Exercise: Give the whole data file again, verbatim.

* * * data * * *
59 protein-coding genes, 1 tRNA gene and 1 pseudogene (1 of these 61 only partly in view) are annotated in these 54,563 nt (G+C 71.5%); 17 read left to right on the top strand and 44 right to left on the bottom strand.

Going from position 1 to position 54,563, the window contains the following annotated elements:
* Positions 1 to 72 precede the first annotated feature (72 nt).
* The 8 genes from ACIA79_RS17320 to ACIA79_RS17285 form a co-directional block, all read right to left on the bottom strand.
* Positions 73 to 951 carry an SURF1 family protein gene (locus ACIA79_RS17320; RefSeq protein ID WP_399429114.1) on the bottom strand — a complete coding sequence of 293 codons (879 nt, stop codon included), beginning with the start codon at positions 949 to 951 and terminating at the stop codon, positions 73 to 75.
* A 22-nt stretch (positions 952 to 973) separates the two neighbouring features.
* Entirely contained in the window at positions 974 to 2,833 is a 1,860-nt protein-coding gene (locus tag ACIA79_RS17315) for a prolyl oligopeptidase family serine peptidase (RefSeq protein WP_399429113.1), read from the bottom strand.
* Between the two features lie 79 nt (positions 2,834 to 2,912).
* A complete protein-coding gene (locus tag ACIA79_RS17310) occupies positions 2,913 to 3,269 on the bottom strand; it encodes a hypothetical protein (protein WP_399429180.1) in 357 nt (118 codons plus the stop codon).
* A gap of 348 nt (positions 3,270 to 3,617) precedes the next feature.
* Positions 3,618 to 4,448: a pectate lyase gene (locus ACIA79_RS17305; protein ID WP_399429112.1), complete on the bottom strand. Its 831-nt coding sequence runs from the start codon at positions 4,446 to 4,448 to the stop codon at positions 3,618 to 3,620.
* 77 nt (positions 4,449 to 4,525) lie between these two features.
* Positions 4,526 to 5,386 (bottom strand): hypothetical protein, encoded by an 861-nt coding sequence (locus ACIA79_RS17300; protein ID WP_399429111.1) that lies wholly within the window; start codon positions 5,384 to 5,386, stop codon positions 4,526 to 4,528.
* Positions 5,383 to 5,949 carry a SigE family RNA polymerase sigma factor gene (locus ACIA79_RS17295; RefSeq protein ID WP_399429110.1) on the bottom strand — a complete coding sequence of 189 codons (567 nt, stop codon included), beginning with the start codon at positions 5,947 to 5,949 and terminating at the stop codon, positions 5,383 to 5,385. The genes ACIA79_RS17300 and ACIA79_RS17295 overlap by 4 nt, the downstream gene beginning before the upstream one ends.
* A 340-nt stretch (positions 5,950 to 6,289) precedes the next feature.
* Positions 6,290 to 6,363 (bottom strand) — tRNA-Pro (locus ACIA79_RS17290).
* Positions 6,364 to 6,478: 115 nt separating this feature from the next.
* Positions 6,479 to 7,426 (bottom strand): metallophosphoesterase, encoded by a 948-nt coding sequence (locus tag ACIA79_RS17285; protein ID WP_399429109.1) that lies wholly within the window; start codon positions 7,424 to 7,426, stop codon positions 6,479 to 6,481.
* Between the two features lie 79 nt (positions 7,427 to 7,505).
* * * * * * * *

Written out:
59 protein-coding genes, 1 tRNA gene and 1 pseudogene (1 of these 61 only partly in view) are annotated in these 54,563 nt (G+C 71.5%); 17 read left to right on the top strand and 44 right to left on the bottom strand.

Going from position 1 to position 54,563, the window contains the following annotated elements:
* Positions 1 to 72 precede the first annotated feature (72 nt).
* The 8 genes from ACIA79_RS17320 to ACIA79_RS17285 form a co-directional block, all read right to left on the bottom strand.
* Positions 73 to 951 carry an SURF1 family protein gene (locus ACIA79_RS17320; RefSeq protein ID WP_399429114.1) on the bottom strand — a complete coding sequence of 293 codons (879 nt, stop codon included), beginning with the start codon at positions 949 to 951 and terminating at the stop codon, positions 73 to 75.
* A 22-nt stretch (positions 952 to 973) separates the two neighbouring features.
* Entirely contained in the window at positions 974 to 2,833 is a 1,860-nt protein-coding gene (locus tag ACIA79_RS17315) for a prolyl oligopeptidase family serine peptidase (RefSeq protein WP_399429113.1), read from the bottom strand.
* Between the two features lie 79 nt (positions 2,834 to 2,912).
* A complete protein-coding gene (locus tag ACIA79_RS17310) occupies positions 2,913 to 3,269 on the bottom strand; it encodes a hypothetical protein (protein WP_399429180.1) in 357 nt (118 codons plus the stop codon).
* A gap of 348 nt (positions 3,270 to 3,617) precedes the next feature.
* Positions 3,618 to 4,448: a pectate lyase gene (locus ACIA79_RS17305; protein ID WP_399429112.1), complete on the bottom strand. Its 831-nt coding sequence runs from the start codon at positions 4,446 to 4,448 to the stop codon at positions 3,618 to 3,620.
* 77 nt (positions 4,449 to 4,525) lie between these two features.
* Positions 4,526 to 5,386 (bottom strand): hypothetical protein, encoded by an 861-nt coding sequence (locus ACIA79_RS17300; protein ID WP_399429111.1) that lies wholly within the window; start codon positions 5,384 to 5,386, stop codon positions 4,526 to 4,528.
* Positions 5,383 to 5,949 carry a SigE family RNA polymerase sigma factor gene (locus ACIA79_RS17295; RefSeq protein ID WP_399429110.1) on the bottom strand — a complete coding sequence of 189 codons (567 nt, stop codon included), beginning with the start codon at positions 5,947 to 5,949 and terminating at the stop codon, positions 5,383 to 5,385. The genes ACIA79_RS17300 and ACIA79_RS17295 overlap by 4 nt, the downstream gene beginning before the upstream one ends.
* A 340-nt stretch (positions 5,950 to 6,289) precedes the next feature.
* Positions 6,290 to 6,363 (bottom strand) — tRNA-Pro (locus ACIA79_RS17290).
* Positions 6,364 to 6,478: 115 nt separating this feature from the next.
* Positions 6,479 to 7,426 (bottom strand): metallophosphoesterase, encoded by a 948-nt coding sequence (locus tag ACIA79_RS17285; protein ID WP_399429109.1) that lies wholly within the window; start codon positions 7,424 to 7,426, stop codon positions 6,479 to 6,481.
* Between the two features lie 79 nt (positions 7,427 to 7,505).